The day after Avery Toole was born, her doctors found a heart murmur during a routine exam. Her mother, Cheryl, is a nurse in the Neonatal Intensive Care Unit at Children's Hospital Boston, and knew that this was a common occurrence in newborns. But an echocardiogram revealed that she had a serious and rare heart defect called hypoplastic left heart syndrome. Her only chance for survival was immediate open-heart surgery.
Cheryl wrote about her daughter's scare in a previous issue of Dream, and she's happy to report that, almost three years later, Avery has grown into a feisty toddler with opinions on almost everything. She's been closely monitored by Children's cardiologists since her first operation and had a second one when she was 6 months old. Avery was due for a third procedure last May, but a pre-surgery MRI revealed that her left ventricle and valves were continuing to grow—a highly unusual and positive development. If her heart continues to grow, she'll be able to have a bi-ventricular repair, which would return circulation to the left side of her heart.
Doctors don't know what complications Avery will have long term; the life-saving operations she's had are so new that the oldest living patients who've had them are still teenagers. But she has "zero limitations" according to Cheryl. She loves dancing, just started taking gymnastics and is fully on target for all growth, cognitive, motor and language skills. She's also developing quite a Boston accent: When asked why she takes medication, she replies, "For my boo-boo on my haht."
When Tricia Coblentz was four months into her second pregnancy, an ultrasound revealed a large, solid mass growing from her baby's mouth. At Children's Hospital Boston's Advanced Fetal Care Center, an MRI confirmed that her baby, Gracie, had a benign oral teratoma—a rare type of non-cancerous tumor that was growing down into Gracie's throat. Fearing that her windpipe would be blocked if the tumor got any bigger, Reza Rahbar, MD, and his team rushed Gracie to the operating room right after she was delivered and removed the majority of the mass. She weighed just 2 pounds, 9 ounces after the removal of the tumor, and stayed in Children's Neonatal Intensive Care Unit for three months. Her struggle was featured in the July edition of Children's News.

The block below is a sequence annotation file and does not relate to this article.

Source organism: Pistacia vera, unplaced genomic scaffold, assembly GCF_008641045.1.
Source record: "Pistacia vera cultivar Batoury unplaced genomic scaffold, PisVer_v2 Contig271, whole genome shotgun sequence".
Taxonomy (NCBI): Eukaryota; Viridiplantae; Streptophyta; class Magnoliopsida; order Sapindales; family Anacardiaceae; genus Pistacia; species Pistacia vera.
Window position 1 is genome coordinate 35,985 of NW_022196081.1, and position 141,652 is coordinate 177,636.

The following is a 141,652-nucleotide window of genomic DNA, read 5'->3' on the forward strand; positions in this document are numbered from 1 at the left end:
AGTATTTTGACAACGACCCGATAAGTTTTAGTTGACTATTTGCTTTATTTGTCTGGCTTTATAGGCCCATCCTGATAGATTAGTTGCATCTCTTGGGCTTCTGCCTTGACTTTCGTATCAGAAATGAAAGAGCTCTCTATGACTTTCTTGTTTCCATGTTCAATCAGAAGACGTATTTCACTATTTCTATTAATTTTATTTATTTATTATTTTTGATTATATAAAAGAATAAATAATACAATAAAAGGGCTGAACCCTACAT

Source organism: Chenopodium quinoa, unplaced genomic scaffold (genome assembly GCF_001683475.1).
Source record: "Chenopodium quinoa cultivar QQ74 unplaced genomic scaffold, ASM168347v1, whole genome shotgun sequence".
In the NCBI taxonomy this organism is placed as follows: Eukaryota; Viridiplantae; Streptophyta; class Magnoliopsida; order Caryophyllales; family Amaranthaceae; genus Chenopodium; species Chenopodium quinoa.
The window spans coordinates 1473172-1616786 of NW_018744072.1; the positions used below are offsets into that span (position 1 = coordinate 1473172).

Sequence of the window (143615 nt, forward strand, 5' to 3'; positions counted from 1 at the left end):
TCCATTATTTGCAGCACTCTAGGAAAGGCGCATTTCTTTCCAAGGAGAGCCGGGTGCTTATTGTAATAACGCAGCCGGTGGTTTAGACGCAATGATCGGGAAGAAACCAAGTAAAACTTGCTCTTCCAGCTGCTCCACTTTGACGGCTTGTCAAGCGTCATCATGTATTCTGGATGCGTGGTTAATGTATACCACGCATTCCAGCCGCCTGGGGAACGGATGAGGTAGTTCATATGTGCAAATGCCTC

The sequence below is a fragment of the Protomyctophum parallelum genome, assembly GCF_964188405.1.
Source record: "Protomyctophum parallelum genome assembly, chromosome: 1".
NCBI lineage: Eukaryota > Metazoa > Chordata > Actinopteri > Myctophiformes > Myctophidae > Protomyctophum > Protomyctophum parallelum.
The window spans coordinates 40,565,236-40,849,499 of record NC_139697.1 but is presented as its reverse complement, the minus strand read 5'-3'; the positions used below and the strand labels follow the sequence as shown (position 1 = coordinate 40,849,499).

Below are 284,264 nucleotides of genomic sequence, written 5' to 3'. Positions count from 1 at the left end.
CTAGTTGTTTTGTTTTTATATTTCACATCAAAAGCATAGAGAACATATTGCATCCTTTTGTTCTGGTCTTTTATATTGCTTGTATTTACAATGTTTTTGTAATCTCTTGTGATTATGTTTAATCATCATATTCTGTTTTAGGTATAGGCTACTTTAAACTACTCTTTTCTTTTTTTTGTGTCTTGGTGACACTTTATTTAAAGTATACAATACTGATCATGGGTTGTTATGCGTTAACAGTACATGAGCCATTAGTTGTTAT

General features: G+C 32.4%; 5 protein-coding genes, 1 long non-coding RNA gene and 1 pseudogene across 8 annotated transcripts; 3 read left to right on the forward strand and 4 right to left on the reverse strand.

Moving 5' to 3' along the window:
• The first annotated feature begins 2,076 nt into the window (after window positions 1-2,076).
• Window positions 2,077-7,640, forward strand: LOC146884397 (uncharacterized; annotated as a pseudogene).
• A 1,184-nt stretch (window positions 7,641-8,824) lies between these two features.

Gracie turned 4 last October, and she's had more than a dozen operations, including one to remove the remaining bits of the tumor from her mouth and one to reconstruct her windpipe. She has some hearing and speech problems caused by nerve damage from the tumor, so she's in a special education pre-school and wears a hearing aid. Her protective big brother, Kyle, who's 6, is quick to translate for her when people can't understand what she's saying, but her speech difficulty will be greatly improved after speech therapy and her next surgery.
Gracie's impairment hasn't affected her demeanor one bit, according to Tricia, who says her daughter is "always beaming and smiling." She loves playing with her dog, Scruffy, riding scooters with Kyle and playing dress-up. She's also got her ABCs down pat, just learned how to write "mom" and can spell her own name.